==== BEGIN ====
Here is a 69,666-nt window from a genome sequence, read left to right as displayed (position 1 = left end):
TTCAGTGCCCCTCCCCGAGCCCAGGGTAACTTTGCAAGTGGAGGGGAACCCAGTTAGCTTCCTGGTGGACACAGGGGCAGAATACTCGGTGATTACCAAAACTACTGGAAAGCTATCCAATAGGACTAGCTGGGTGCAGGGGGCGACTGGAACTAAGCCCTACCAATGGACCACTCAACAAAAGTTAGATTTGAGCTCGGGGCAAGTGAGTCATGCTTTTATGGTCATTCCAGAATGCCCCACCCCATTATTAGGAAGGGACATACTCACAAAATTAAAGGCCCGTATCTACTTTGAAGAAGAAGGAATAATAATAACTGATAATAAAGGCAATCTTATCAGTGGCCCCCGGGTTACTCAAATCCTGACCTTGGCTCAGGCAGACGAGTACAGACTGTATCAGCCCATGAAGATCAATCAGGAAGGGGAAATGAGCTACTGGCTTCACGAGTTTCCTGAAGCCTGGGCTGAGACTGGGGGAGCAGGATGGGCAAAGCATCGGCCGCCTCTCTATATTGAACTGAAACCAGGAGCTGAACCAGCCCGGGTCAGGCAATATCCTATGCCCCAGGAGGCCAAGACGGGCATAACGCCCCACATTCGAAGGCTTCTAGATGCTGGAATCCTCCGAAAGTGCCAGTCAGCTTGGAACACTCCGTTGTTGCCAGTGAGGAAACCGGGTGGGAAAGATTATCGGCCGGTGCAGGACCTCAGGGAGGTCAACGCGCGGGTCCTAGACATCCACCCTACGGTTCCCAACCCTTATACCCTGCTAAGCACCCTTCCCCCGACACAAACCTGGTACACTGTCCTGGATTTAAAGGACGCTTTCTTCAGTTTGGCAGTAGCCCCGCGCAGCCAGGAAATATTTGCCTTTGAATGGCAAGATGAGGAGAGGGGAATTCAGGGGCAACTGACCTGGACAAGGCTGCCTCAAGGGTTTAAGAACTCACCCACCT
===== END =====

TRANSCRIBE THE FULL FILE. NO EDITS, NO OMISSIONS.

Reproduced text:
Here is a 69,666-nt window from a genome sequence, read left to right as displayed (position 1 = left end):
TTCAGTGCCCCTCCCCGAGCCCAGGGTAACTTTGCAAGTGGAGGGGAACCCAGTTAGCTTCCTGGTGGACACAGGGGCAGAATACTCGGTGATTACCAAAACTACTGGAAAGCTATCCAATAGGACTAGCTGGGTGCAGGGGGCGACTGGAACTAAGCCCTACCAATGGACCACTCAACAAAAGTTAGATTTGAGCTCGGGGCAAGTGAGTCATGCTTTTATGGTCATTCCAGAATGCCCCACCCCATTATTAGGAAGGGACATACTCACAAAATTAAAGGCCCGTATCTACTTTGAAGAAGAAGGAATAATAATAACTGATAATAAAGGCAATCTTATCAGTGGCCCCCGGGTTACTCAAATCCTGACCTTGGCTCAGGCAGACGAGTACAGACTGTATCAGCCCATGAAGATCAATCAGGAAGGGGAAATGAGCTACTGGCTTCACGAGTTTCCTGAAGCCTGGGCTGAGACTGGGGGAGCAGGATGGGCAAAGCATCGGCCGCCTCTCTATATTGAACTGAAACCAGGAGCTGAACCAGCCCGGGTCAGGCAATATCCTATGCCCCAGGAGGCCAAGACGGGCATAACGCCCCACATTCGAAGGCTTCTAGATGCTGGAATCCTCCGAAAGTGCCAGTCAGCTTGGAACACTCCGTTGTTGCCAGTGAGGAAACCGGGTGGGAAAGATTATCGGCCGGTGCAGGACCTCAGGGAGGTCAACGCGCGGGTCCTAGACATCCACCCTACGGTTCCCAACCCTTATACCCTGCTAAGCACCCTTCCCCCGACACAAACCTGGTACACTGTCCTGGATTTAAAGGACGCTTTCTTCAGTTTGGCAGTAGCCCCGCGCAGCCAGGAAATATTTGCCTTTGAATGGCAAGATGAGGAGAGGGGAATTCAGGGGCAACTGACCTGGACAAGGCTGCCTCAAGGGTTTAAGAACTCACCCACCT